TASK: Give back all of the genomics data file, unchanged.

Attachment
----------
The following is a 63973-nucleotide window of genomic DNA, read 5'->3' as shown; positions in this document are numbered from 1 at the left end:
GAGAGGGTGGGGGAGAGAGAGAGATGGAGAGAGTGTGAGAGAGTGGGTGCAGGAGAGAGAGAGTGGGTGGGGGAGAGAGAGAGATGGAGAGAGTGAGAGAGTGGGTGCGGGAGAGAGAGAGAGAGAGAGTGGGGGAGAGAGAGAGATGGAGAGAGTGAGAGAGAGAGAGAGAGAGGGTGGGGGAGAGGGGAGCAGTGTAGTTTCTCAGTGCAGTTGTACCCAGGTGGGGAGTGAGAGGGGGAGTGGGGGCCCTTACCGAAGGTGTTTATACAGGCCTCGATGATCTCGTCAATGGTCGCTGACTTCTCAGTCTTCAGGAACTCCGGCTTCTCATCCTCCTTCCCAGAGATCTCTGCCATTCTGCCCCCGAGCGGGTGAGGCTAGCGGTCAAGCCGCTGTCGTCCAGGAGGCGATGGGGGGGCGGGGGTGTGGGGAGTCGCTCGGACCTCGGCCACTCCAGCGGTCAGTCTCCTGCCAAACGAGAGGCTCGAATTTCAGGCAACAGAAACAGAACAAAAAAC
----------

The following is a 63973-nucleotide window of genomic DNA, read 5'->3' as shown; positions in this document are numbered from 1 at the left end:
GAGAGGGTGGGGGAGAGAGAGAGATGGAGAGAGTGTGAGAGAGTGGGTGCAGGAGAGAGAGAGTGGGTGGGGGAGAGAGAGAGATGGAGAGAGTGAGAGAGTGGGTGCGGGAGAGAGAGAGAGAGAGAGTGGGGGAGAGAGAGAGATGGAGAGAGTGAGAGAGAGAGAGAGAGAGGGTGGGGGAGAGGGGAGCAGTGTAGTTTCTCAGTGCAGTTGTACCCAGGTGGGGAGTGAGAGGGGGAGTGGGGGCCCTTACCGAAGGTGTTTATACAGGCCTCGATGATCTCGTCAATGGTCGCTGACTTCTCAGTCTTCAGGAACTCCGGCTTCTCATCCTCCTTCCCAGAGATCTCTGCCATTCTGCCCCCGAGCGGGTGAGGCTAGCGGTCAAGCCGCTGTCGTCCAGGAGGCGATGGGGGGGCGGGGGTGTGGGGAGTCGCTCGGACCTCGGCCACTCCAGCGGTCAGTCTCCTGCCAAACGAGAGGCTCGAATTTCAGGCAACAGAAACAGAACAAAAAAC